while we won the war, we catastrophically lost the peace. Our failure
prompted a fundamental change in our foreign policy. Confronted with the
shortcomings of "shock and awe," the U.S. military shifted its focus to
"stability operations": counterinsurgency and the rebuilding of failed
states. In less than a decade, foreign assistance has become
militarized; humanitarianism has been armed.
Combining recent history and firsthand reporting, Armed Humanitarians
traces how the concepts of nation-building came into vogue, and how,
evangelized through think tanks, government seminars, and the press,
this new doctrine took root inside the Pentagon and the State
Department. Following this extraordinary experiment in armed social work
as it plays out from Afghanistan and Iraq to Africa and Haiti, Nathan
Hodge exposes the difficulties of translating these ambitious new
theories into action.
Ultimately seeing this new era in foreign
relations as a noble but flawed experiment, he shows how armed
humanitarianism strains our resources, deepens our reliance on
outsourcing and private contractors, and leads to perceptions of a new
imperialism, arguably a major factor in any number of new conflicts
around the world. As we attempt to build nations, we may in fact be
weakening our own.
Nathan Hodge is a Washington, D.C.-based writer
who specializes in defense and national security. He has reported from
Iran, Iraq, Afghanistan, Russia, and a number of other countries in the
Middle East and former Soviet Union. He is the author, with Sharon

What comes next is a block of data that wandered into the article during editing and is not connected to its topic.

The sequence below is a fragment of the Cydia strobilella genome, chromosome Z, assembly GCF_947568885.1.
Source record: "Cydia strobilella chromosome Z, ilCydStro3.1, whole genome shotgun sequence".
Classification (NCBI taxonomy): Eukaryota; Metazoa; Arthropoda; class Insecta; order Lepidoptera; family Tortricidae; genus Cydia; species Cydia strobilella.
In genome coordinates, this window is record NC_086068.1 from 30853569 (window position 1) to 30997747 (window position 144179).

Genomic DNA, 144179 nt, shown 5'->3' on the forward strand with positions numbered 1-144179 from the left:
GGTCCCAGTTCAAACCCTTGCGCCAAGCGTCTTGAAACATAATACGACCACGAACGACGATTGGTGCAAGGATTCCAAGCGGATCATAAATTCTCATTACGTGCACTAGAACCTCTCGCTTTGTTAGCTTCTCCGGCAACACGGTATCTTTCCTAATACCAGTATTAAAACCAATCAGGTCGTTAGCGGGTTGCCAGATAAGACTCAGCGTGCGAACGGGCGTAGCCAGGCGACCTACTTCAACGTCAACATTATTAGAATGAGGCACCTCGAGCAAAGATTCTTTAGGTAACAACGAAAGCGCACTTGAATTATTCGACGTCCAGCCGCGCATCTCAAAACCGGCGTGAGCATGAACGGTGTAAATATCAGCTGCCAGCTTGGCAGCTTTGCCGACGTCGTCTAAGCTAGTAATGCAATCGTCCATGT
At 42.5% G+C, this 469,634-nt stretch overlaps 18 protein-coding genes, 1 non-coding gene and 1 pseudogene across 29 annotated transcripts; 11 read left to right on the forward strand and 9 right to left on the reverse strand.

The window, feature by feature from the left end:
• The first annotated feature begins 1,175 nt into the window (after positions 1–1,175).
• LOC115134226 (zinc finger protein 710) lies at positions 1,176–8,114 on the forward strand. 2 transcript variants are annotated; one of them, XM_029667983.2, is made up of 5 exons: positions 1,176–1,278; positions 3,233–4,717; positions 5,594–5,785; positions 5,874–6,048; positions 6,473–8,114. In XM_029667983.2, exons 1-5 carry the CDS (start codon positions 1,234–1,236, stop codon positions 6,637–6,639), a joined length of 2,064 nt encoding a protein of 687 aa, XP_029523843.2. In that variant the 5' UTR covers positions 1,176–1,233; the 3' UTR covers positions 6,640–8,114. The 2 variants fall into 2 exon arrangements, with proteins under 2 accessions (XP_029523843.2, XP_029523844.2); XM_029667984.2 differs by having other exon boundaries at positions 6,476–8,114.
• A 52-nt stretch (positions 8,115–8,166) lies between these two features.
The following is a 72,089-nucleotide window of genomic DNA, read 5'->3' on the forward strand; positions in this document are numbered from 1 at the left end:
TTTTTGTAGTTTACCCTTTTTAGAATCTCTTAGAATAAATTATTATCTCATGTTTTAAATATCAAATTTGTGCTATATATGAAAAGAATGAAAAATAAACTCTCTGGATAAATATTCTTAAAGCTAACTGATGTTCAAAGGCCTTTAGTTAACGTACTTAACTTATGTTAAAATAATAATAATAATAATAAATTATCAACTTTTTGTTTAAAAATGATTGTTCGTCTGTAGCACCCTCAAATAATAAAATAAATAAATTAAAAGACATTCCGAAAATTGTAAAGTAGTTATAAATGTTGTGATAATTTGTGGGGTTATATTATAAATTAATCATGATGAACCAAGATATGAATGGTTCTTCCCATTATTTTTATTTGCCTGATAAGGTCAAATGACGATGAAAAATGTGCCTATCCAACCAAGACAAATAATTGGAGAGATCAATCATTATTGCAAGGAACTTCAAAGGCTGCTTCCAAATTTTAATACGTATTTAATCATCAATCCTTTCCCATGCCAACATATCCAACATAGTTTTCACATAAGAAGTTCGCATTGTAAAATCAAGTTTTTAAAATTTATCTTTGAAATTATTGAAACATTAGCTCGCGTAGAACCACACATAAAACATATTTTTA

Weinberger, of A Nuclear Family Vacation, and his work has appeared in Slate, the Financial Times, Foreign Policy, and many other newspapers and magazines.
Founded in 1958 in response to the launch of Sputnik, the agency’s original mission was to create “the unimagined weapons of the future.” Over the decades, DARPA has been responsible for countless inventions and technologies that extend well beyond military technology. Sharon Weinberger gives us a riveting account of DARPA’s successes and failures, its remarkable innovations, and its wild-eyed schemes. We see how the threat of nuclear Armageddon sparked investment in computer networking, leading to the Internet, as well as to a proposal to power a missile-destroying particle beam by draining the Great Lakes. We learn how DARPA was responsible during the Vietnam War for both Agent Orange and the development of the world’s first armed drones, and how after 9/11 the agency sparked a national controversy over surveillance with its data-mining research. And we see how DARPA’s success with self-driving cars was followed by disappointing contributions to the Afghanistan and Iraq wars.
Weinberger has interviewed more than one hundred former Pentagon officials and scientists involved in DARPA’s projects—many of whom have never spoken publicly about their work with the agency—and pored over countless declassified records from archives around the country, documents obtained under the Freedom of Information Act, and exclusive materials provided by sources. The Imagineers of War is a compelling and groundbreaking history in which science, technology, and politics collide.